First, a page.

According to the country’s central bank, Oesterreichische Nationalbank, Austrian economic growth strengthened in 2017, with GDP increasing by 2.9%. Austrian exports – accounting for around 60 per cent of the country’s GDP – were up 8.2% in 2017. The same year saw Austria’s unemployment rate fall by 0.3%, to 5.5%, which is low by European standards, but still at its second highest rate since the end of World War II, driven by an increased number of refugees and EU migrants entering the labour market.
Austrian GDP was estimated at $417.4 billion in 2017, with agriculture contributing 1.3%, industry 28.4% and services 70.3%.
The pace of growth has slowed in Austria since the spring of 2018, though it still reached 2.7% for 2018 as a whole – representing the highest increase since the recovery immediately following the financial crisis of 2011. Still buoyant global trade boosted Austrian exports. Together with the domestic economy, economic growth was once again above average compared to the rest of Europe, driven by continued strong investment activity and the strongest levels of consumption in over a decade.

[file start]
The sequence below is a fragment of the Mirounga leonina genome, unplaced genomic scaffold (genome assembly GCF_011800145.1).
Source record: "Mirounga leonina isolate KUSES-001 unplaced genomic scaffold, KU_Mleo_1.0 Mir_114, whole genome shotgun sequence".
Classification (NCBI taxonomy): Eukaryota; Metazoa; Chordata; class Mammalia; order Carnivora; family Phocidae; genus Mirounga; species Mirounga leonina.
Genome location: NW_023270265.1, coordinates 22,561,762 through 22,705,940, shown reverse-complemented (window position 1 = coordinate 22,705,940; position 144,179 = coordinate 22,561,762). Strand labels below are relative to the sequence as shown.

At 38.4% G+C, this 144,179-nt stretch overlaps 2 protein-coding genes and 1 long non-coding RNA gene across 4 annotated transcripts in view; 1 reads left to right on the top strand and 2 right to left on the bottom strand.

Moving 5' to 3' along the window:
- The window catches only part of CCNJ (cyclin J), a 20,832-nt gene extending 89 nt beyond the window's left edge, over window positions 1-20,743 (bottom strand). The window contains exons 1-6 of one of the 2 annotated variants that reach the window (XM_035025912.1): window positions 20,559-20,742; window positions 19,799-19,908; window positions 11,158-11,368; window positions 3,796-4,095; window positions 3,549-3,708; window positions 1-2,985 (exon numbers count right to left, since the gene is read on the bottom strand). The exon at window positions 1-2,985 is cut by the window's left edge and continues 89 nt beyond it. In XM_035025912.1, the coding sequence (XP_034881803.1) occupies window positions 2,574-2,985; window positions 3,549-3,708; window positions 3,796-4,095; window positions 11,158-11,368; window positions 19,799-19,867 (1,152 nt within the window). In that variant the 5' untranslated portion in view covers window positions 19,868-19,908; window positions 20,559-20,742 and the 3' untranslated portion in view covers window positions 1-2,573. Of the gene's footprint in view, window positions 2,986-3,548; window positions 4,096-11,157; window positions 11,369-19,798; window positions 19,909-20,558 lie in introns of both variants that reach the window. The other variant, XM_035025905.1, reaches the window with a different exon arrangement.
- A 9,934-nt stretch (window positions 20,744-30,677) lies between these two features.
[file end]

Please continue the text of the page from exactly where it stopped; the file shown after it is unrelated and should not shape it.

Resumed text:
The slower pace of the global economy is responsible for the more moderate growth forecasts for the Austrian economy in the second half of 2019 and in 2020 compared to 2018. Momentum in exports is set to remain modest in the second half of 2019, despite initial signs of global trade stabilising. However, driven by private consumption, domestic demand is expected to provide sustained growth of 1.4% in 2019 and 1.3% in 2020.